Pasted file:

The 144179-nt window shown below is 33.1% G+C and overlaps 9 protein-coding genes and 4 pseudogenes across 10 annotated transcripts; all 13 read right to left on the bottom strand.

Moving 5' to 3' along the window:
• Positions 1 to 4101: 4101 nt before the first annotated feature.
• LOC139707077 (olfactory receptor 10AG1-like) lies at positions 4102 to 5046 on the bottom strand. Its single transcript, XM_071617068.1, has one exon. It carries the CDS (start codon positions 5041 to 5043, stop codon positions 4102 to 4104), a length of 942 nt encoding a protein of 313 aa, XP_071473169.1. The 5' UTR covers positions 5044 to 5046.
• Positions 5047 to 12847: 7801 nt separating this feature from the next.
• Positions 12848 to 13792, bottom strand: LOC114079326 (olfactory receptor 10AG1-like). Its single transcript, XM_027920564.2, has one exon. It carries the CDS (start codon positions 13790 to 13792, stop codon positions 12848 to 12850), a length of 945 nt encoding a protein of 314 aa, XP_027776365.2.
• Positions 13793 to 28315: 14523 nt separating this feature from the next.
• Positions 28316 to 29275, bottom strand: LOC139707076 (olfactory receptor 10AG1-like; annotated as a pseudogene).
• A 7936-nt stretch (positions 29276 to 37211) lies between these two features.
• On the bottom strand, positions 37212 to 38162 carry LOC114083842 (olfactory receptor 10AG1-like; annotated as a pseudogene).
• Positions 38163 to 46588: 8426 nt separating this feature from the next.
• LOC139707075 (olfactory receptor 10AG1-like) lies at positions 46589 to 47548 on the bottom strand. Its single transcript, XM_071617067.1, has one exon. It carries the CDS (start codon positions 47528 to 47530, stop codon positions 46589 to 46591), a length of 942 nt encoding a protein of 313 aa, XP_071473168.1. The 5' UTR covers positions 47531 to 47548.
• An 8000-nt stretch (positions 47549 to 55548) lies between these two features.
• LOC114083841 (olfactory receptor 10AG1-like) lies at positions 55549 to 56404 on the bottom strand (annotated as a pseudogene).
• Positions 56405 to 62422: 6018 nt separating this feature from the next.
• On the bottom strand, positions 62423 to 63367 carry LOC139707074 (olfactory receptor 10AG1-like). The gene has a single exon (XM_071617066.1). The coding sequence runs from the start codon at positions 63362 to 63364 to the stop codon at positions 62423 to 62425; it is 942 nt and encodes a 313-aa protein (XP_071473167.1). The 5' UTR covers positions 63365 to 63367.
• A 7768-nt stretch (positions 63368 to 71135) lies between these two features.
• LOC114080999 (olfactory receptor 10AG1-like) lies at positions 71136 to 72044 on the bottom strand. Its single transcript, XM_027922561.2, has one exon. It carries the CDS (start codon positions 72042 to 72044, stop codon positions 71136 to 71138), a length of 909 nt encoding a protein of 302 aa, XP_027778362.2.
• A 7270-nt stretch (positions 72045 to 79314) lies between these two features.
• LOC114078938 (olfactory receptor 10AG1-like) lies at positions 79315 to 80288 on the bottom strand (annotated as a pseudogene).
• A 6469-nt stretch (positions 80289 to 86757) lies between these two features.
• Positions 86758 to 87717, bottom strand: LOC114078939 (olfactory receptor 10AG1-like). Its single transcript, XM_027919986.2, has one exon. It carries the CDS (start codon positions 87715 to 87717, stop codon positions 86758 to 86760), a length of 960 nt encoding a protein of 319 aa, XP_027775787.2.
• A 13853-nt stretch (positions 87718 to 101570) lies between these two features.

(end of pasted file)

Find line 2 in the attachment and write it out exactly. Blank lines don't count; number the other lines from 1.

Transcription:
Moving 5' to 3' along the window: